On a related note, what about multi-valve cam-in-block schemes? The advantage is short timing chain, compact design, no need to disturb the timing chain when removing the heads... but lower valve mass and possible combustion chamber advantages.

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a really well designed and properly manufactured 4 valve single or double overhead cam head could easily boost the hp potential of the chevy v8 engines a great deal.

 

http://www.billzilla.org/2v4v.htm

 

http://www.gofastnews.com/board/technical-articles/281-polyquad-new-four-valve-power-concept.html

 

http://www.araoengineering.com/Chevy/chevybb.htm

 

bbc

BB%2032v%20Offshore%20Head%204.5%20bore%20011.jpg

BB%2032v%20Offshore%20Head%204.5%20bore%20013.jpg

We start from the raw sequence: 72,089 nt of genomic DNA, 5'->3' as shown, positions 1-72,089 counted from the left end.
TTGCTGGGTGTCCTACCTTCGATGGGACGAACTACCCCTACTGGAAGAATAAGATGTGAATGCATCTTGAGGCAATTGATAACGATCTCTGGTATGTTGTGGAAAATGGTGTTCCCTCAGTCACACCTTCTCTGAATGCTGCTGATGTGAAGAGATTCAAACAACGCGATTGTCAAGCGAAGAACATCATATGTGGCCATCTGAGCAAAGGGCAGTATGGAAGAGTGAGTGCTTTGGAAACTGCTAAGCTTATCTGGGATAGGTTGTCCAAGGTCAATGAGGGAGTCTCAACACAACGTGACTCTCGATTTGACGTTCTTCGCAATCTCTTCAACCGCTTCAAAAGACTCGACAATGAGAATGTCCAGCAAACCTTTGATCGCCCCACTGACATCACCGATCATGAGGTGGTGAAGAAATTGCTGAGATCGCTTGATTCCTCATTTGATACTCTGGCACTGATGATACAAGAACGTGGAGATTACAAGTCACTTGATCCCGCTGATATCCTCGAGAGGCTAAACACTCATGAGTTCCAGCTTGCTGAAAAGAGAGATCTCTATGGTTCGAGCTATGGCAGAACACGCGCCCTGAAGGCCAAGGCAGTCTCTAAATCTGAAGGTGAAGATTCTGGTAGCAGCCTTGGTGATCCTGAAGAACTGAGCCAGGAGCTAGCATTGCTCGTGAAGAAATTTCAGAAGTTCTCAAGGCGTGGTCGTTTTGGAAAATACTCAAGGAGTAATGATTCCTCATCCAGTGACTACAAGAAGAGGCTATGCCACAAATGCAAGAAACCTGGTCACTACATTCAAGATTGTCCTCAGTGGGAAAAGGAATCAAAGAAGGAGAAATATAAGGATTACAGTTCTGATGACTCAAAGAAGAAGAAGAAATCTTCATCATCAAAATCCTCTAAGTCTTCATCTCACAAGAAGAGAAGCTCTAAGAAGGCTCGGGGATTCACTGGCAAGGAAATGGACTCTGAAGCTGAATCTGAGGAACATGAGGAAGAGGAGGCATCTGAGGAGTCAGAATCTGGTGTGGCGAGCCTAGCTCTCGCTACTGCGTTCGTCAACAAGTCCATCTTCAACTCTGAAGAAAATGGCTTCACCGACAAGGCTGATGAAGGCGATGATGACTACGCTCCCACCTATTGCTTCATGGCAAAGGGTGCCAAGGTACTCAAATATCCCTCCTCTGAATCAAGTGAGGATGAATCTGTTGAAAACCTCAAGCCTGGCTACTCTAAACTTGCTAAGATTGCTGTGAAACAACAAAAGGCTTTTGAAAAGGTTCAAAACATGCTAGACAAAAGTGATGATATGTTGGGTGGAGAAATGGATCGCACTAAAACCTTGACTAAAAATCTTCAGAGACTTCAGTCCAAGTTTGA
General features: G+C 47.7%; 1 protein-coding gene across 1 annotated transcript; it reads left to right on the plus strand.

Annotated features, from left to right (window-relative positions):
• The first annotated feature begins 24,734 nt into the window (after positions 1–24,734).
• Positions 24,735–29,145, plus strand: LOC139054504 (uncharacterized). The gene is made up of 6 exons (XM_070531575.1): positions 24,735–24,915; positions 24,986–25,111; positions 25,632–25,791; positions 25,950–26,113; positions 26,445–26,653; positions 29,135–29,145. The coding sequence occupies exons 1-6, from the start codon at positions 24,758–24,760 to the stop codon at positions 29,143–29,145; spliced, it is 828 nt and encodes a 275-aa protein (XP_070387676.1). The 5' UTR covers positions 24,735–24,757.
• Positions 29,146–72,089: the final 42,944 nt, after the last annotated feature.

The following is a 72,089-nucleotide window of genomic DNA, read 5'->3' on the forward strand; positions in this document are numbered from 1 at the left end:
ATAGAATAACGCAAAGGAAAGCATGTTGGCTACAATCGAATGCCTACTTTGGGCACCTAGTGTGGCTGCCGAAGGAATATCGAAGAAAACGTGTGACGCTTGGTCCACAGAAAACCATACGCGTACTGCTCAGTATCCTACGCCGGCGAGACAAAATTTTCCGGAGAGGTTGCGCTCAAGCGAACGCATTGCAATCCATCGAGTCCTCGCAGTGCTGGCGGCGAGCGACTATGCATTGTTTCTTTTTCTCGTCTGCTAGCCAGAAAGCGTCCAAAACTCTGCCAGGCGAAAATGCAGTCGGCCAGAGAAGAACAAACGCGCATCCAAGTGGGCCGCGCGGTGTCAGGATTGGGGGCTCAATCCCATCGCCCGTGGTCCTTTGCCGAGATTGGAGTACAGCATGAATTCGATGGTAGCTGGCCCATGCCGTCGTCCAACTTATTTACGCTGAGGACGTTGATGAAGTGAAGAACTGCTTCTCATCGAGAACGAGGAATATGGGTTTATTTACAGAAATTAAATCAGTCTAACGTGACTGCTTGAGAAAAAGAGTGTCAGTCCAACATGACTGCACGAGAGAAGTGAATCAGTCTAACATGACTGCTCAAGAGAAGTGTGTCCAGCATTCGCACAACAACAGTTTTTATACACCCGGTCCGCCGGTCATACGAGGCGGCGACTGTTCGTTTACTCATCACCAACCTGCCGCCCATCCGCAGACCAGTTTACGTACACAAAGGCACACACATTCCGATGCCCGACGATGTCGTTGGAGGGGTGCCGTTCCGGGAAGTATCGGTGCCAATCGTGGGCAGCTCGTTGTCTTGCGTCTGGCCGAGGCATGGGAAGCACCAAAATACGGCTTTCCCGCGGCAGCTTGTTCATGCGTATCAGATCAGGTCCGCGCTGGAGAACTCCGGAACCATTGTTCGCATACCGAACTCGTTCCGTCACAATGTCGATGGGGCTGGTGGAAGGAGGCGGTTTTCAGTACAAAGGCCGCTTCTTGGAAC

2: 1.84 In. valves BB Chevy Intake Ports

BB 32v. 2: 1.840 IN. valves Pontiac Pro Stock 2.38 In. valve

0.1 94.4 0.1 70.8

0.2 206.5 0.2 147.5

0.3 312.7 0.3 230.1

0.4 375.24 0.4 277.3

0.5 448.4 0.5 342.2

0.6 472 0.6 395.3

0.7 494.42 0.7 436.6

0.8 494.42 0.8 448.4

2: 1.6 Ex. valves BB Chevy Exhaust Ports

BB 32v. 2: !.6 EX. valves Pontiac Pro Stock ! o Stock 1.9 Ex. valve

0.1 88.5 0.1 59

0.2 182.9 0.2 118

0.3 259.6 0.3 182.9

0.4 318.6 0.4 241.9

0.5 381.14 0.5 300.9

0.6 424.8 0.6 330.4

0.7 430.7 0.7 342.2

0.8 430.7 0.8 344.56

 

SBC

chvy_smb_lg.jpg

 

chart_tq_rpm_lg.jpg

 

http://en.wikipedia.org/wiki/Overhead_camshaft

 

http://www.merkurencyclopedia.com/Motor/4valve_cylinder_head.html

 

http://xlforum.net/vbportal/forums/showthread.php?p=2263412